Pakistan has lost as much as the PPP through the political party’s systematic suppression.
With the Pakistan Peoples Party (PPP) entering its 50th year, Chairman Bilawal Bhutto-Zardari is getting ready to enter the country’s grassroots politics. He visited Lahore this week and pledged to revive the party in the province once considered its stronghold.
The PPP came into being in opposition to the conservative Pakistan Muslim League to fulfill the bipartisan requirement of democracy. Its “liberal” founder Zulfikar Ali Bhutto, unfairly removed from the scene through a dubious judicial process, is still counted as a leader of stature second only to Muhammad Ali Jinnah. Following his execution, the PPP came in the crosshairs of the establishment, which openly interfered in the electoral process to oust it from the power contest.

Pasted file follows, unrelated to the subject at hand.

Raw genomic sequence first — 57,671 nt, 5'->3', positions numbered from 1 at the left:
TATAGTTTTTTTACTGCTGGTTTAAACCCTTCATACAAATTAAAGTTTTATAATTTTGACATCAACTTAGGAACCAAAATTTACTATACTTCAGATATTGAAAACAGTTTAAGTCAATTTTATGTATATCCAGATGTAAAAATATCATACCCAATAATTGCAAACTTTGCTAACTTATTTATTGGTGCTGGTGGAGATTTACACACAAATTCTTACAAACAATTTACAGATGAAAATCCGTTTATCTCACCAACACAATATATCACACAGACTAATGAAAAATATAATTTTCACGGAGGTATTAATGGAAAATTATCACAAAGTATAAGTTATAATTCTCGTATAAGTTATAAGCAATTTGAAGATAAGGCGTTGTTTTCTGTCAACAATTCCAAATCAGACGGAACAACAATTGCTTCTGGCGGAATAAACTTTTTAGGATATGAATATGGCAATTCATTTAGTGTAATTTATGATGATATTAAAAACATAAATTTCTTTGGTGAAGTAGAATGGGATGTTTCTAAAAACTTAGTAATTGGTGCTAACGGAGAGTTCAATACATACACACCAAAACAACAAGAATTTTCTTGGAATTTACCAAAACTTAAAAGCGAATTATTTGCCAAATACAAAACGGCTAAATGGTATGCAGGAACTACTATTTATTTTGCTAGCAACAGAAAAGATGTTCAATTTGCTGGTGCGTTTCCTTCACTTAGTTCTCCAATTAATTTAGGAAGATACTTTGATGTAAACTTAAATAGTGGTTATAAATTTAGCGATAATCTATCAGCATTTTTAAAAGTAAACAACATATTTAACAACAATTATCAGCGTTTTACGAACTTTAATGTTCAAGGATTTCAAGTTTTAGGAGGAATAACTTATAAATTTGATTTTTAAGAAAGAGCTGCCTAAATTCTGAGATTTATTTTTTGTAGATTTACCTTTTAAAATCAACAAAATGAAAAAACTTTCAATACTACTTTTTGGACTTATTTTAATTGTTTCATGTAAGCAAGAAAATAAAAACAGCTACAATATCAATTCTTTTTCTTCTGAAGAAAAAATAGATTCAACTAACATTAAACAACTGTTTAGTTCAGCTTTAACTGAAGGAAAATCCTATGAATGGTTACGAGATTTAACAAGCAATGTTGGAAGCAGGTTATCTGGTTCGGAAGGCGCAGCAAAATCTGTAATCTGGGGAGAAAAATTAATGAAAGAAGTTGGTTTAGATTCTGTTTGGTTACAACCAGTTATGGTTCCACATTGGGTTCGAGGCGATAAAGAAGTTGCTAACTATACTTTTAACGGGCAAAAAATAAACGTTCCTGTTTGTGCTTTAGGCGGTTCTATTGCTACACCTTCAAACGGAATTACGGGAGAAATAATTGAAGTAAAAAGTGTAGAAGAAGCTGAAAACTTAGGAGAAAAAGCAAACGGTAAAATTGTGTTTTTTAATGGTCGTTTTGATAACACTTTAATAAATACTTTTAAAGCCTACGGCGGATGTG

To destroy a family-led party, it is enough to destroy the family. Benazir Bhutto had to live in exile but popular memory had not faded when she returned to Pakistan in 1986. The crowds that greeted her on the Lahore-to-Islamabad route are counted as the largest ever seen in Pakistan’s history. And the PPP easily won the 1988 election after the death of its tormentor, General Zia-ul-Haq.
The decade of the 1990s saw a PPP-PML electoral duel in which the anti-PPP deep state often played foul. Soon, non-state actors mobilized by the state joined the fray. The PPP wouldn’t have declined in popularity the way it did if its leaders weren’t continuously targeted by terrorists. Before her assassination in 2007, Benazir actually went public on plots to kill her and named names. After that, the party simply couldn’t make contact with its followers because of terrorism.
The PPP begins its next half-century with a resolve to rise from the ashes. It rules in Sindh, but is hampered by the big-city violence of Karachi and the feudal dominance of the rural hinterland. Pakistan has not gained anything by its systematic suppression.